Describing his skepticism about best practices, David Baker, VP of E-mail Solutions at Avenue A/Razorfish, web consultants to some of the best known brands in the world (including Oxfam, for whom they created this gifting website), says this:

Best practices are like benchmarks. They are very personal and contextual. Applied incorrectly, best practices can become handcuffs. Let’s face it, you can’t build a differentiated business or strategy around some other company’s work. While I don’t completely discount looking at what’s happening with your competitors or others in the online marketing space–and I’ve stolen an more than an idea or two that way myself–too many marketers and consultants have a copy-and-paste mentality these days.

“Best practices can become handcuffs.” Boy, is he on the money! And not just in terms of commercial online marketing. I would say his warning applies equally to every aspect of nonprofit marketing … online engagement, direct mail fundraising, donor communications, website development, designing major gift and planned giving programs, you name it.

Should you ignore “best practices?” Of course not.

Assuming they are proffered by someone who passes the sniff test for ample and relevant experience, you can accept that the recommended practices probably have worked with some consistency in some number of similar situations. They are worth considering.

But the key question remains: Are they right for you?

Whatever the marketing channel or strategy you are employing, before slavishly copying “best practices,” do these things:

1. Understand fully the specific context in which they did work. Does your situation differ in some pertinent way … different target audience characteristics, different underlying economics, different organizational competencies?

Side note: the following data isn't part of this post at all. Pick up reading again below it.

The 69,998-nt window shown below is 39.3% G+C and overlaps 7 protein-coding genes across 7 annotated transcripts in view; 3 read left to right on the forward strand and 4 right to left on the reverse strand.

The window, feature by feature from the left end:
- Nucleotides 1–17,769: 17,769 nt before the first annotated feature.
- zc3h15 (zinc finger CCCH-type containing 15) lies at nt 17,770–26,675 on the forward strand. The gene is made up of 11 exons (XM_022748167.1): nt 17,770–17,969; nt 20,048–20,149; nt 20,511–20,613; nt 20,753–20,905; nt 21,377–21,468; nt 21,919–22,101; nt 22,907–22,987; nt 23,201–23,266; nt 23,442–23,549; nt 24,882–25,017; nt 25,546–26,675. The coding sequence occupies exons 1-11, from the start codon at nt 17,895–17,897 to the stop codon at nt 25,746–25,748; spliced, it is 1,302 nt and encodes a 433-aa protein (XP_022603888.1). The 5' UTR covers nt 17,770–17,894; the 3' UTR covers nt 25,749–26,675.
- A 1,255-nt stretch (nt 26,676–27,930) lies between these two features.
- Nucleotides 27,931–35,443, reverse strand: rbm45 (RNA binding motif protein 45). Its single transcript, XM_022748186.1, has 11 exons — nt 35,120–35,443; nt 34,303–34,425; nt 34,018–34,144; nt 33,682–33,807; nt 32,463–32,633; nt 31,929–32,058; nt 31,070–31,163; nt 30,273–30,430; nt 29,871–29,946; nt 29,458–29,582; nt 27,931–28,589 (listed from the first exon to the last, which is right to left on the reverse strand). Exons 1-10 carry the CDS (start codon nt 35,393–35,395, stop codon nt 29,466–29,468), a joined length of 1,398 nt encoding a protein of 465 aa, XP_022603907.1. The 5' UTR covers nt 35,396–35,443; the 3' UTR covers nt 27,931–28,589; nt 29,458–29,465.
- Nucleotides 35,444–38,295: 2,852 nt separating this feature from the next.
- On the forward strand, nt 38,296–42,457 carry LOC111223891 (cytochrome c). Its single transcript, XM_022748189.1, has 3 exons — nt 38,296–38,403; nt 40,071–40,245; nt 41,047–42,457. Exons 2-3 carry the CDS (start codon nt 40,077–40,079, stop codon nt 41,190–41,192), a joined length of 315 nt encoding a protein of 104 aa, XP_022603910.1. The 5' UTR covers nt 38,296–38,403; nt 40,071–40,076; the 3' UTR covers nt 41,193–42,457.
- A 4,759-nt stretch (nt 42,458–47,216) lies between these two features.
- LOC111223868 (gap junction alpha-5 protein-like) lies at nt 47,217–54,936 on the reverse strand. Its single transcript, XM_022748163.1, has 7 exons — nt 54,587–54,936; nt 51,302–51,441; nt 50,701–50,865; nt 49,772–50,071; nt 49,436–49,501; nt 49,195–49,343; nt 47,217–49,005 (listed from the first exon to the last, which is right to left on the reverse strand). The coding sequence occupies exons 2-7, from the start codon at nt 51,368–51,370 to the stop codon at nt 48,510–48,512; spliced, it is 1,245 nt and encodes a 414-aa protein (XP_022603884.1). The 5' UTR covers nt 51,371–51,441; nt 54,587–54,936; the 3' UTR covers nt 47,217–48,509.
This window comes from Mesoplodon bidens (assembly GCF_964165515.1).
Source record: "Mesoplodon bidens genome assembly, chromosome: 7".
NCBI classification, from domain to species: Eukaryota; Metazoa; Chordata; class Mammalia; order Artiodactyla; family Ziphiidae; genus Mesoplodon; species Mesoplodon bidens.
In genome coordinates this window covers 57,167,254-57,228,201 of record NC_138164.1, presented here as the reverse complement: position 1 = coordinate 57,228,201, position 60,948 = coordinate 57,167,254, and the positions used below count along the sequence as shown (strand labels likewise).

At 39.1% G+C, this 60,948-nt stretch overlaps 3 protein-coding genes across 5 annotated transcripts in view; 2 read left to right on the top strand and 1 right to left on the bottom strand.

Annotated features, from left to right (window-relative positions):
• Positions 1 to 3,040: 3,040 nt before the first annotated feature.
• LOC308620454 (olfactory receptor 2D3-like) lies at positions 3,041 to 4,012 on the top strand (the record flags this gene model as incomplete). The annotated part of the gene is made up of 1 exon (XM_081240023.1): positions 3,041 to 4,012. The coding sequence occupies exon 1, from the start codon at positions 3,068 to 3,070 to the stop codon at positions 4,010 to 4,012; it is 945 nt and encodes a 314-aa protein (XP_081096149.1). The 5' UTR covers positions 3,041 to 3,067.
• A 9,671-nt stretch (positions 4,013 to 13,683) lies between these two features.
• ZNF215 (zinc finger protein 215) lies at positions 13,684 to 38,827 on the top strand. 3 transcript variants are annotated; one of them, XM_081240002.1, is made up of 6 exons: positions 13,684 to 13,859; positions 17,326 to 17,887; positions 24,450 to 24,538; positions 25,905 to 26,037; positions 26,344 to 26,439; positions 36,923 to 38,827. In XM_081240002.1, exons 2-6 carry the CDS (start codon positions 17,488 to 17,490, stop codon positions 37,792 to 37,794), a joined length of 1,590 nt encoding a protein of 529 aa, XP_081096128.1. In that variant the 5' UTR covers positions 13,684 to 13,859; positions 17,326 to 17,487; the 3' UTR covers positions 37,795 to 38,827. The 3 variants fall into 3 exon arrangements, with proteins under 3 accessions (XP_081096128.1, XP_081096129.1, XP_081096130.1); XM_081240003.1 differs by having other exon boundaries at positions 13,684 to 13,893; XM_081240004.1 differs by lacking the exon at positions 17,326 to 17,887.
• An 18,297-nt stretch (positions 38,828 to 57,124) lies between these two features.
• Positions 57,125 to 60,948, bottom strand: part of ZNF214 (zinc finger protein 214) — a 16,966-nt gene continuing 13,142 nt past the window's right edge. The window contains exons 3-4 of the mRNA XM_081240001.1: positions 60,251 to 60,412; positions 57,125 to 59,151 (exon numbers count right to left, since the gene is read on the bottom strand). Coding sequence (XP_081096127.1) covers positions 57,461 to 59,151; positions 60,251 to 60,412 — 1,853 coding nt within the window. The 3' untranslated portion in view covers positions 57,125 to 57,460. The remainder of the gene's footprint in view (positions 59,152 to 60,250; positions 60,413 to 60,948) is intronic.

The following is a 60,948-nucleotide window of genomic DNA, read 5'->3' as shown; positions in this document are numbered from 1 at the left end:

2. Understand the marketing principle or hypothesis behind the purported best practice (i.e. why it might work). Sound marketing is grounded upon verities of individual and social psychology, cognitive and emotional processing, and embedded human needs. If you can’t identify and “buy” an intuitively cogent marketing principle underlying the recommended practice, think twice about using it.

3. Test the waters before diving head first. Pre-analyze per above as best you can. But even “best practices” require validation. There’s no substitute for “wet testing” a recommended practice in a controlled setting before betting the family jewels. Then, if it indeed proves out in your context, go ahead and shamelessly copy!

4. Finally, despite the cautionary nature of the previous steps, dare to explore and experiment with variations on the theme. Think of “best” practices as merely “better” practices … guideposts that you might actually improve upon! There’s always fresh gound to be broken, new standards to be set.

Now, I hesitate to call these four recommendations “best practices” … but you are free to do so if they happen to work for you.

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